The impact of sunlight on human health would not have been news for our ancestors.
Ancient and traditional medicines have long honoured the change of seasons and the effect they have on our health. Our body, mind and spirit respond to seasonal and environmental changes.
The solar seasons, the lunar phases, our daily waking and sleeping, our menstrual cycle, our breathing pattern and even our heart rate… these natural rhythms are encoded in our cells and in our genes. From the changing seasons, to our own hormone levels, we are all connected.
Hippocrates said that a city that is properly oriented toward the sun will have less diseases.
Enthusiasm for sunlight as medicine waned after antibiotics began to be widely used during the 1930s, but it has recently revived, as evidence mounts for the complex role that vitamin D plays in human biology.
Scientists are finding that exposure to the sun has numerous other benefits that may be especially important now — including helping to elevate mood, to improve the quality of our sleep and to strengthen the body’s innate defences.
As a result of spending some 90 percent of our time indoors, a large amount of human beings may be vitamin D deficient. This is not limited to those who live in countries that see less annual sunlight.
Lack of sun exposure and vitamin D deficiency have been linked to many serious chronic diseases, including autoimmune diseases, infectious diseases, cardiovascular disease, and cancers.
Getting outside to soak up the sunlight is a great way to keep our mind-body connected and robust.
Earthing (also known as grounding) is also fast becoming a popular practice in today’s world, for a number of reasons.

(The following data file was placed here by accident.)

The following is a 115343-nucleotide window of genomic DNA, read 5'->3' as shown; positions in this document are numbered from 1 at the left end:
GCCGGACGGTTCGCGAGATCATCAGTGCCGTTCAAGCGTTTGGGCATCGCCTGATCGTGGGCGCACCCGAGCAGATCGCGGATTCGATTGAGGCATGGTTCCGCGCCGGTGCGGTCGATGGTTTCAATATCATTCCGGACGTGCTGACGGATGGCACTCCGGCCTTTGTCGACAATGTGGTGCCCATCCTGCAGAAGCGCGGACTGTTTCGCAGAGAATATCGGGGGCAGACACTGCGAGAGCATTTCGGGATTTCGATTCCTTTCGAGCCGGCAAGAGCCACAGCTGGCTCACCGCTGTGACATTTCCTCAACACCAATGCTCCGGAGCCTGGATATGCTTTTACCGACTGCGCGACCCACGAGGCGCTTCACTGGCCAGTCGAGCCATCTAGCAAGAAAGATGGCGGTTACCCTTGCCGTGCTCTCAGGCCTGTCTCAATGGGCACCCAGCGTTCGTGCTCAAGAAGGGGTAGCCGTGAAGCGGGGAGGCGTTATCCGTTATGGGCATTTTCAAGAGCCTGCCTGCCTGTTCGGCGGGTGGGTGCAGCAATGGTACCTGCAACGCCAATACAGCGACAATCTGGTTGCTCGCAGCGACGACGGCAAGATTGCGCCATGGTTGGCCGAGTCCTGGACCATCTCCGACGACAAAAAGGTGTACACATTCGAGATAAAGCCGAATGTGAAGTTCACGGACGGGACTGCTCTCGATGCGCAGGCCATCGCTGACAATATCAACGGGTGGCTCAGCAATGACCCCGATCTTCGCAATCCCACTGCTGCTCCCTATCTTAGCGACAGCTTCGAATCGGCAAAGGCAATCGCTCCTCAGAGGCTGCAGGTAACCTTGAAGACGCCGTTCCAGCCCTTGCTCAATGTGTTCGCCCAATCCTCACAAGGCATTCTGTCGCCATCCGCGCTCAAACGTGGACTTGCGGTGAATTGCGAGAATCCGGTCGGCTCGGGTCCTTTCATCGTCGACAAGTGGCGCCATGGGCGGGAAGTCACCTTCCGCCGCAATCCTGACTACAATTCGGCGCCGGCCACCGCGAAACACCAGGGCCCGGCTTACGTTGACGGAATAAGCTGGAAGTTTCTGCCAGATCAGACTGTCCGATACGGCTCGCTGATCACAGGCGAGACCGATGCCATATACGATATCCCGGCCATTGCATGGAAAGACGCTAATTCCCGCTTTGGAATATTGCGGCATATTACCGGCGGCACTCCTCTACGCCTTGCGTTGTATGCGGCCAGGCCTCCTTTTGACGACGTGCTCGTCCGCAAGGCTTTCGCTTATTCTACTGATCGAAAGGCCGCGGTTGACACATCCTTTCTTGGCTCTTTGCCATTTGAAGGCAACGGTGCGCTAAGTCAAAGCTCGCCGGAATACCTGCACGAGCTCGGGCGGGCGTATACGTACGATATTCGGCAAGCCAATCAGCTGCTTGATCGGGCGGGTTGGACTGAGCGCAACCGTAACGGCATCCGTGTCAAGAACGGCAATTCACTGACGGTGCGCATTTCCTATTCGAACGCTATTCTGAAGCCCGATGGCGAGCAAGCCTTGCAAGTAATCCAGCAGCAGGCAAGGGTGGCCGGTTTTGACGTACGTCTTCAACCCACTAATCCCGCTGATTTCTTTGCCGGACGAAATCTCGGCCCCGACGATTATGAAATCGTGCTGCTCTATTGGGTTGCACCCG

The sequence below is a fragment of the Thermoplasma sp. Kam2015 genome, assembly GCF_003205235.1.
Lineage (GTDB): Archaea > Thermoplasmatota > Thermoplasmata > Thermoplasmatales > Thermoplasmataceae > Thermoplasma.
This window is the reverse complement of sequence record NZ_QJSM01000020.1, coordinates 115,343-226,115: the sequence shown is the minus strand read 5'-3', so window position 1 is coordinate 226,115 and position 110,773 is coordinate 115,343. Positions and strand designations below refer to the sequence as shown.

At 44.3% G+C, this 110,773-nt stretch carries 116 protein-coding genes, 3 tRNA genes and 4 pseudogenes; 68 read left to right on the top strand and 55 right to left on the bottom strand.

Earthing refers to walking barefoot outside or sitting, working, or sleeping outdoors to connect to the conductive systems that transfer the Earth’s electrons from the ground into the body.
Sensible Sun Exposure
Your body needs a steady source of vitamin D for many different processes. Very few food contain significant amounts of vitamin D so regular, sensible sun exposure is the most natural way to get enough of it.
We have been taught from a very early age, through very clever marketing campaigns, to fear the sun, however frequent moderate exposure to the sun is healthful.
- Expose your arms, legs, back and abdomen to get the most out of the sun.
- Try not to wear your sunglasses all the time to get the most out of the sun.
- Choose clothing as a barrier to the sun rather than over using sunscreen*.
- Sensible exposure without sunscreen.
- Seeking shade when you can.
What factors influence vitamin D production?
- Sunscreen use*
- Skin pigmentation
- Time of day
- Season of the year
Due to all of these factors, it is difficult to give an exact recommendation of optimum time to spend in the sun.
As we move into this new season and the weather gets warmer, let’s encourage each other to get outside and reconnect with the amazing, abundant and healing gift that nature so freely offers us.
*A note on sunscreen:
Your skin is the largest organ of your body and since it is porous, it absorbs whatever you put on it. Check the ingredients of your sunscreen. Some sunscreens have been found to contain ingredients such as oxybenzone, that have been shown to disrupt hormones.
Mineral sunscreens, like zinc oxide and titanium dioxide, are natural, nontoxic and are generally recognised as safe and effective for use in sunscreens.
If you enjoyed reading this article, you may enjoy another article by Dr Donne on The Amazing Endurance of Innate Intelligence.